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Updated on: Tuesday, October 26, 2021, 11:26 AM IST

FPJ Legal: Seeking to remedy a malady, says Yogi government in defence of 'love jihad' law in Allahabad High Court - Here is all you need to know

The government said that the law seeks to protect public interest and maintain public order, and safeguards the interest of the community | Photo: Pexels

The government said that the law seeks to protect public interest and maintain public order, and safeguards the interest of the community | Photo: Pexels

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Prayagraj: The Yogi Adityanath government has strongly defended the anti-conversion law in its affidavit filed before the Allahabad High Court. The affidavit filed in court states that "since marriage is being used as an instrument to convert an individual's religion against his/her will, the Uttar Pradesh Prohibition of Unlawful Conversion of Religion Act, 2021 seeks to remedy the malady".

Following a direction of the high court, the affidavit was filed in response to the bunch of public interest litigations (PILs) challenging the said Act. While stressing that the community interest will always prevail over the individual interest, the government said that the law in challenge, seeks to protect public interest and maintain public order, and safeguards the interest of the community.

"When there is fear psychosis in the community at large and the community itself is endangered and succumbs to the pressure resulting in forceful conversion, it becomes necessary that the interest of the community as a whole requires protection and no microanalysis of individual interest can be looked into," the affidavit added.

It has also been asserted in the affidavit that the law is identical in nature to legislations that already exist in at least in eight states of the country. It further states that there is ample data in public record which shows that forcible conversions have created a fear across the entire state, which in turn has warranted the need for such a legislation.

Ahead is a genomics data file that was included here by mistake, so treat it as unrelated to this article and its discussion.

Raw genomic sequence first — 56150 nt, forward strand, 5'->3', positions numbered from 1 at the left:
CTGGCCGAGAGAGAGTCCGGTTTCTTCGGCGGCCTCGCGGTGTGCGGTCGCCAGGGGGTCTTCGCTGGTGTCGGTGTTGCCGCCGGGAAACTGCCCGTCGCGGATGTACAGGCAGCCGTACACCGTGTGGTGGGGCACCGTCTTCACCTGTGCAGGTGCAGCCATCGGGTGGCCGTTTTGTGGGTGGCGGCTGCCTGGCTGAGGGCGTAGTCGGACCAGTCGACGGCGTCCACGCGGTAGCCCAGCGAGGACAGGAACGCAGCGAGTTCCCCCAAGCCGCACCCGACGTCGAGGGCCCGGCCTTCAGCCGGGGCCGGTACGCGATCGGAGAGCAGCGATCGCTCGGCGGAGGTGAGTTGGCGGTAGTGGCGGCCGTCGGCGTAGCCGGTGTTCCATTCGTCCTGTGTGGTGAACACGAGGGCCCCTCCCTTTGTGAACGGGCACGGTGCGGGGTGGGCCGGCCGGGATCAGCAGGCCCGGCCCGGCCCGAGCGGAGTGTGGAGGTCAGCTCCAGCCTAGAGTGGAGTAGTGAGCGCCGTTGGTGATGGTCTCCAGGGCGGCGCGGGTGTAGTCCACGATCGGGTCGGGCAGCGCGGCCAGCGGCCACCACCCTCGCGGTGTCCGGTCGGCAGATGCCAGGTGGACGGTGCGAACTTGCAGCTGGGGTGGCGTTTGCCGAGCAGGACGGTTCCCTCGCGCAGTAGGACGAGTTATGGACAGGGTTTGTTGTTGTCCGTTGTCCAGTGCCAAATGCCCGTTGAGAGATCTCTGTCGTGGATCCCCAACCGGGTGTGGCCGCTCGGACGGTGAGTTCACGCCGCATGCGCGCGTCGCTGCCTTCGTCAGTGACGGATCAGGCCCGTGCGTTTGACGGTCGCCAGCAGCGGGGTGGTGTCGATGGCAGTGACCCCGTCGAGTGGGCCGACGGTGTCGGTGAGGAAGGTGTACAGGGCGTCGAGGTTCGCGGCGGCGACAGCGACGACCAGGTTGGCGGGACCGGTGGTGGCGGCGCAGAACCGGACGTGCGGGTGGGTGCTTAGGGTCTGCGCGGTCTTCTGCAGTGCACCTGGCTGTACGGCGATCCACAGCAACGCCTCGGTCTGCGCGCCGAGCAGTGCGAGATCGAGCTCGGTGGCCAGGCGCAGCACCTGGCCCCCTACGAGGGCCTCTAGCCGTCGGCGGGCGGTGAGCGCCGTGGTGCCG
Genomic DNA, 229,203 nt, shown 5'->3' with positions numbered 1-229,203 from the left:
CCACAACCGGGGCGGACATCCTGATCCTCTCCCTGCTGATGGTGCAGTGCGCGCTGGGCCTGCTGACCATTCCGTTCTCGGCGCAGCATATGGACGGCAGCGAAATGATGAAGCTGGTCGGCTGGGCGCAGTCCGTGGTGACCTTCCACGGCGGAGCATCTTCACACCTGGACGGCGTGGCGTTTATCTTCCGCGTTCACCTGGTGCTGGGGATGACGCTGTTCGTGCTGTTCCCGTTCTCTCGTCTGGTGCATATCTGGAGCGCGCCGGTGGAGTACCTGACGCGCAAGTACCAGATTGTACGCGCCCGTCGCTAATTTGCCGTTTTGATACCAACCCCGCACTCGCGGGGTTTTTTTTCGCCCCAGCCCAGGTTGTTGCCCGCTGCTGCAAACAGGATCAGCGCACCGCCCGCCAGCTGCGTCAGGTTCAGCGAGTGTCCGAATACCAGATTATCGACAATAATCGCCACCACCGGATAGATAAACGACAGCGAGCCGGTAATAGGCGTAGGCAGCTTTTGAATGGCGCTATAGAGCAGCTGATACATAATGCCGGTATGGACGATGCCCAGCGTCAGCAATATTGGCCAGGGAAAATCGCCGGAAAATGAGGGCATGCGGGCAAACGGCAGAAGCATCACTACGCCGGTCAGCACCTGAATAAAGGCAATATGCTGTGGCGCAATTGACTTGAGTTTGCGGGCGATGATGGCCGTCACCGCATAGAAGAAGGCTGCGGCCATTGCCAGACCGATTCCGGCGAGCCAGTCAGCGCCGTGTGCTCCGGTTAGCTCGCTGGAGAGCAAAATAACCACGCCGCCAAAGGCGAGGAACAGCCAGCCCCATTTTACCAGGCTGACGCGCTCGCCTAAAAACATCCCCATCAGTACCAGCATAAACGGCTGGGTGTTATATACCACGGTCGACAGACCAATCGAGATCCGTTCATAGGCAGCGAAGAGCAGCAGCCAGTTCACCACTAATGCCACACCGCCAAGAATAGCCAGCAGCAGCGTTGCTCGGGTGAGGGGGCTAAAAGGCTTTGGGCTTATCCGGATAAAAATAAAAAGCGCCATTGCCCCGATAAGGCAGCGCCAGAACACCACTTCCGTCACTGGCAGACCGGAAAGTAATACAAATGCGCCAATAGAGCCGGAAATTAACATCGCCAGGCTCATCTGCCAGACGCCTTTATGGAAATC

The state government affidavit reads, "Even though a Hindu woman/man wishes not to give up her/his faith, she/he will have to give up her/his faith in order to enter into a valid marriage and accept Islam as her/his faith. This will amount to forceful conversion..."

Referring to the cases of a Hindu woman or a man wishing to marry a Muslim man or woman, the affidavit said: "Even though a Hindu woman wishes not to give up her faith, she will have to give up her faith in order to enter into a valid marriage and accept Islam as her faith. This will amount to forceful conversion. The position remains the same if a Hindu boy wants to marry a Muslim girl. Hindu boy will have to accept Islam."

Calling this exercise a loss of dignity, the affidavit claimed that the conversion in such cases is not exercised as a choice but on account of compulsion due to personal law intervening. It further submitted that the Act just gives the relatives the power to file an FIR in cases of forceful conversion and that the Act goes on to ensure that every individual is granted an equal moral membership in the society.

The government also stated that the petitioners are motivated by social media propagandas of 'ghar wapsi' and have not focused on the legal issues. Therefore, they are misusing the process of law by filing the instant PIL and using the same as a tool for publicity.

What the anti-conversion law says

Under the new anti-conversion law, passed on November 28, interfaith couples must now give two months’ notice to a district official before getting married, as per a report by TheConversation. Currently, under the Special Marriages Act, 1954, that governs interfaith marriages in India, couples must give a notice of 30 days.

The law includes a jail term of up to ten years if convicted of using marriage to force a spouse to change their faith. Parents, siblings and “any relatives” by marriage and adoption can complain against a conversion. Such marriages can also be nullified.

The burden of proof lies on the persons converting, or those counselling the persons to convert, to prove the conversion isn’t forced.

The ordinance mainly envisages that no person shall convert, either directly or indirectly from one religion to another by use or practice of misrepresentation, force, undue influence, coercion, allurement or by any fraudulent means or by marriage nor shall any person abet, convince or conspire such conversion.

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Published on: Tuesday, October 26, 2021, 11:26 AM IST
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